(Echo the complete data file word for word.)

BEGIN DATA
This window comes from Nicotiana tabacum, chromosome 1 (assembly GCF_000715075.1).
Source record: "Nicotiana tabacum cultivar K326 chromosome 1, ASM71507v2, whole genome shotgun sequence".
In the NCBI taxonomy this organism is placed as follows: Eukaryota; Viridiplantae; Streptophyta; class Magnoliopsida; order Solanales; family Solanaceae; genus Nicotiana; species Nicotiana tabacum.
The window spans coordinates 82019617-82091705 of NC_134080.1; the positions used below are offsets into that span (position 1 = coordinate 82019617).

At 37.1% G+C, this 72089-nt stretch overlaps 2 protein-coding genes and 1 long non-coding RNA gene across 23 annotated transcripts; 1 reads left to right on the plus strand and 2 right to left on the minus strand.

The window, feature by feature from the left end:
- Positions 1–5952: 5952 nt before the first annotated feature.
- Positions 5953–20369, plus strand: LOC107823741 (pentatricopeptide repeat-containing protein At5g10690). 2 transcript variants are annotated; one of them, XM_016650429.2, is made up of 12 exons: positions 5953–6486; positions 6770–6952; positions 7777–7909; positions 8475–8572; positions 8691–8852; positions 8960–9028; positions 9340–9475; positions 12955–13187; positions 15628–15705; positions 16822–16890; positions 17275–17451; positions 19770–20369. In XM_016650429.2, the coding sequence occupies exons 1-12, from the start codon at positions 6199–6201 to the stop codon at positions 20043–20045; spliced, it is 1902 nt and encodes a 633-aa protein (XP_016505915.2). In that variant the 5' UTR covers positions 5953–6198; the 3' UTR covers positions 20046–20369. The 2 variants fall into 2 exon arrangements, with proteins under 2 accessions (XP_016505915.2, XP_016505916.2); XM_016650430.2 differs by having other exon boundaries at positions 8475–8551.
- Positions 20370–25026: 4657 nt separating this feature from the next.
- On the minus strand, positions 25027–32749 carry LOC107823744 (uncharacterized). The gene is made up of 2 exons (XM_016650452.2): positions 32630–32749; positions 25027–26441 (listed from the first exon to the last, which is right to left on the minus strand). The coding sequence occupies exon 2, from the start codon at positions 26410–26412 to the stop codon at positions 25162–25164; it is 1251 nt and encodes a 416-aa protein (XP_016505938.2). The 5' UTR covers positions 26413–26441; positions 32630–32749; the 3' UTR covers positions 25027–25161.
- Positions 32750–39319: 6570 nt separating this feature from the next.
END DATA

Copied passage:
This window comes from Nicotiana tabacum, chromosome 1 (assembly GCF_000715075.1).
Source record: "Nicotiana tabacum cultivar K326 chromosome 1, ASM71507v2, whole genome shotgun sequence".
In the NCBI taxonomy this organism is placed as follows: Eukaryota; Viridiplantae; Streptophyta; class Magnoliopsida; order Solanales; family Solanaceae; genus Nicotiana; species Nicotiana tabacum.
The window spans coordinates 82019617-82091705 of NC_134080.1; the positions used below are offsets into that span (position 1 = coordinate 82019617).

At 37.1% G+C, this 72089-nt stretch overlaps 2 protein-coding genes and 1 long non-coding RNA gene across 23 annotated transcripts; 1 reads left to right on the plus strand and 2 right to left on the minus strand.

The window, feature by feature from the left end:
- Positions 1–5952: 5952 nt before the first annotated feature.
- Positions 5953–20369, plus strand: LOC107823741 (pentatricopeptide repeat-containing protein At5g10690). 2 transcript variants are annotated; one of them, XM_016650429.2, is made up of 12 exons: positions 5953–6486; positions 6770–6952; positions 7777–7909; positions 8475–8572; positions 8691–8852; positions 8960–9028; positions 9340–9475; positions 12955–13187; positions 15628–15705; positions 16822–16890; positions 17275–17451; positions 19770–20369. In XM_016650429.2, the coding sequence occupies exons 1-12, from the start codon at positions 6199–6201 to the stop codon at positions 20043–20045; spliced, it is 1902 nt and encodes a 633-aa protein (XP_016505915.2). In that variant the 5' UTR covers positions 5953–6198; the 3' UTR covers positions 20046–20369. The 2 variants fall into 2 exon arrangements, with proteins under 2 accessions (XP_016505915.2, XP_016505916.2); XM_016650430.2 differs by having other exon boundaries at positions 8475–8551.
- Positions 20370–25026: 4657 nt separating this feature from the next.
- On the minus strand, positions 25027–32749 carry LOC107823744 (uncharacterized). The gene is made up of 2 exons (XM_016650452.2): positions 32630–32749; positions 25027–26441 (listed from the first exon to the last, which is right to left on the minus strand). The coding sequence occupies exon 2, from the start codon at positions 26410–26412 to the stop codon at positions 25162–25164; it is 1251 nt and encodes a 416-aa protein (XP_016505938.2). The 5' UTR covers positions 26413–26441; positions 32630–32749; the 3' UTR covers positions 25027–25161.
- Positions 32750–39319: 6570 nt separating this feature from the next.